If people typically say unwarranted things to pregnant women in general, you can imagine the insensitive things people would say to my wife when she was five months pregnant and walking around with an eight-month-old. One time, we were looking around in a furniture store and one of the managers looked at my son in his stroller, commenting on how cute he was. At that point, I liked her. Then she proceeded to raise her eyes upward from my son’s smiling face towards my wife’s pregnant stomach, and the smile quickly turned to confusion. The conversation went a lot like this:
“Wait, how old is he?”
“And you’re pregnant…again!?”
“Yep…Five months. ”
She was like Rain Main trying to calculate the math in her head. Now, this isn’t the craziest reaction in the world, as it’s a comment we’ve heard often and still hear today. So at this point she was still OK in my book. And then she continued:
“My niece had Irish twins also…She was miserable. Really hard stuff when they’re so young!”
Umm…OK, lady. Now I no longer like you. We did not ask about your family history or your input on the matter, but thanks. And she didn’t even stop there:
“It’s still so tough on her. They fight over everything. It never gets easier.”
Never gets easier? Can’t even give us a little glimmer of hope? And to think—we’re customers in her store. I hid my true anger behind some sarcastic remark and immediately exited the store. There was not a chance I was giving this woman a dollar of my money, but part of me did want to drive back there later without my wife and break a few lamps as I really let loose on her for how inappropriate her comments were. My wife was going through a lot both physically and emotionally, and the last thing she needed was the manager at some furniture store to be comparing us to her miserable niece. If you ask me, her miserable niece has a pretty miserable aunt.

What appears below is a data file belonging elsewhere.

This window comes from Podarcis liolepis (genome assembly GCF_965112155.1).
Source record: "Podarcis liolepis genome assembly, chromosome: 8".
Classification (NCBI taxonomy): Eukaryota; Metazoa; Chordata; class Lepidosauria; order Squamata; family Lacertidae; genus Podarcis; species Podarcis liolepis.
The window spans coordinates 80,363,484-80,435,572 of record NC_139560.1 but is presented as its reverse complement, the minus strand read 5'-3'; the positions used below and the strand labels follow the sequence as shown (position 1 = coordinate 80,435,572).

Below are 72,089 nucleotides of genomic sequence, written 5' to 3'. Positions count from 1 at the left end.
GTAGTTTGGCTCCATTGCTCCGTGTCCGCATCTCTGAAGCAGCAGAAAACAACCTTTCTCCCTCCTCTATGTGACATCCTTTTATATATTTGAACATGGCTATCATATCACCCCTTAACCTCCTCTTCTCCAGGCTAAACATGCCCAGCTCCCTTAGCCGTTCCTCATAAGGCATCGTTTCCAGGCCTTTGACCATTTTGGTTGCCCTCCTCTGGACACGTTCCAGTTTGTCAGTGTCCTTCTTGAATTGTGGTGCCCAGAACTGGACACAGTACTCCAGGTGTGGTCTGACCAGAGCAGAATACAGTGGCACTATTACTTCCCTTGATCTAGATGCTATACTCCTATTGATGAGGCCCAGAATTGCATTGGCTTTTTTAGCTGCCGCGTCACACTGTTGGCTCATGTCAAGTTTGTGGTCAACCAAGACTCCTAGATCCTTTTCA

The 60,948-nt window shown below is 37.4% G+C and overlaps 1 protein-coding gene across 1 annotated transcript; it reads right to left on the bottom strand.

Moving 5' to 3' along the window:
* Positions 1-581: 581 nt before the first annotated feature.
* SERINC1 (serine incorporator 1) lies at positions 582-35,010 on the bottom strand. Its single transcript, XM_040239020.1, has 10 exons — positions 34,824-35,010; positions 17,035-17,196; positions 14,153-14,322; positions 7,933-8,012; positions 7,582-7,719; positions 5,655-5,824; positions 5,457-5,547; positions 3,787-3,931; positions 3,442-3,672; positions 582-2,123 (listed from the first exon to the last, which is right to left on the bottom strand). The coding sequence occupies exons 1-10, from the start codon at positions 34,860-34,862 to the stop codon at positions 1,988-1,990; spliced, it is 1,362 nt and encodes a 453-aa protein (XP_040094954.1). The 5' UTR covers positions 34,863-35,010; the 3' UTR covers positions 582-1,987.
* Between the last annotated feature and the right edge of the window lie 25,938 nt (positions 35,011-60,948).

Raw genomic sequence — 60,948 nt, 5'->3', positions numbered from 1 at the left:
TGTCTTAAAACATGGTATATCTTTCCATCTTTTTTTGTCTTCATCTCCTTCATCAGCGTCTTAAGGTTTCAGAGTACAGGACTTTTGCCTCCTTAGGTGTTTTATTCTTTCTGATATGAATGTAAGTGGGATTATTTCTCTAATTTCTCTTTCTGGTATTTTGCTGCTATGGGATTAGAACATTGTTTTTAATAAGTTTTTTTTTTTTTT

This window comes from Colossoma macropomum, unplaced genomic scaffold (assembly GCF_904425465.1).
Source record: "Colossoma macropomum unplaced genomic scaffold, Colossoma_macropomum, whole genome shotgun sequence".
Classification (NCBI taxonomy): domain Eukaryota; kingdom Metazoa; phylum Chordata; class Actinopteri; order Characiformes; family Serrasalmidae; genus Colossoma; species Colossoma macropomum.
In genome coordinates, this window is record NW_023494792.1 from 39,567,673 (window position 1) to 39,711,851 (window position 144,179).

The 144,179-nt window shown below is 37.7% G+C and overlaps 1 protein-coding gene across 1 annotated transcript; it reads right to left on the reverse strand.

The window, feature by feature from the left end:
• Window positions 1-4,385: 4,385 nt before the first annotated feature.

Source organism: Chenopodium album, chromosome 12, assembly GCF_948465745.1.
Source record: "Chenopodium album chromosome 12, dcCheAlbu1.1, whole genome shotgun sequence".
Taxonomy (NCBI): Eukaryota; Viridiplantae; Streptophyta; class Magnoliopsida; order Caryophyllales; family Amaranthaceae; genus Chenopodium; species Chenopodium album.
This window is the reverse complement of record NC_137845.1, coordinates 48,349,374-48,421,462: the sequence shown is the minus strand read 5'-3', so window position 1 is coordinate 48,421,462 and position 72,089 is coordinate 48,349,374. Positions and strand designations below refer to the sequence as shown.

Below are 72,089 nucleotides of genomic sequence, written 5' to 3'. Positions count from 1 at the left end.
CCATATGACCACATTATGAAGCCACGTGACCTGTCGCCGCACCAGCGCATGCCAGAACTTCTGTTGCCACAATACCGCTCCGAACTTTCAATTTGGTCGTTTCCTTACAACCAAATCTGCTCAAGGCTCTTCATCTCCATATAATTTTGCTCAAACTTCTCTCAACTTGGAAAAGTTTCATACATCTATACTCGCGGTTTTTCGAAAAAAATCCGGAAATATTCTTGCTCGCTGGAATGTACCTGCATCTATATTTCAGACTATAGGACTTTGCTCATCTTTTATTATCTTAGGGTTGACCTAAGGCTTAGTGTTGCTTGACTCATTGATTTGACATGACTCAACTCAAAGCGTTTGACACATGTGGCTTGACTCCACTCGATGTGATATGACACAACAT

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Ultimately, these are only two instances that I’m referencing here in detail, but there were a ton of other off-putting conversations, too. It feels like some people think that when they see a pregnant woman, they have to address the matter in some way, whether with a joke, bits of advice, or some comparative story—when the truth is that sometimes they’re better off just saying nothing at all. It’s OK to just treat a pregnant woman like any other person. I do believe people should always help by opening a door, offering a spot on line, or helping them carry something heavy, because those are all considerate things to do. But striking up a conversation where you let them know about your miserable niece is not necessary at all! Just let them go about their day as they were; there’s enough on their plate.
But again, I’m just a guy who was married to somebody pregnant for a considerable amount of time. I mean for zero husband-splaining. I don’t know what it’s like to be pregnant, emotionally or physically. The only physical toll my wife’s pregnancy took on me was the scars on the bottom of my feet from constantly walking around on eggshells. I just really didn’t appreciate when other people sprinkled more eggshells in my path.
Image: Tai’s Captures / Unsplash; betchesmoms / Instagram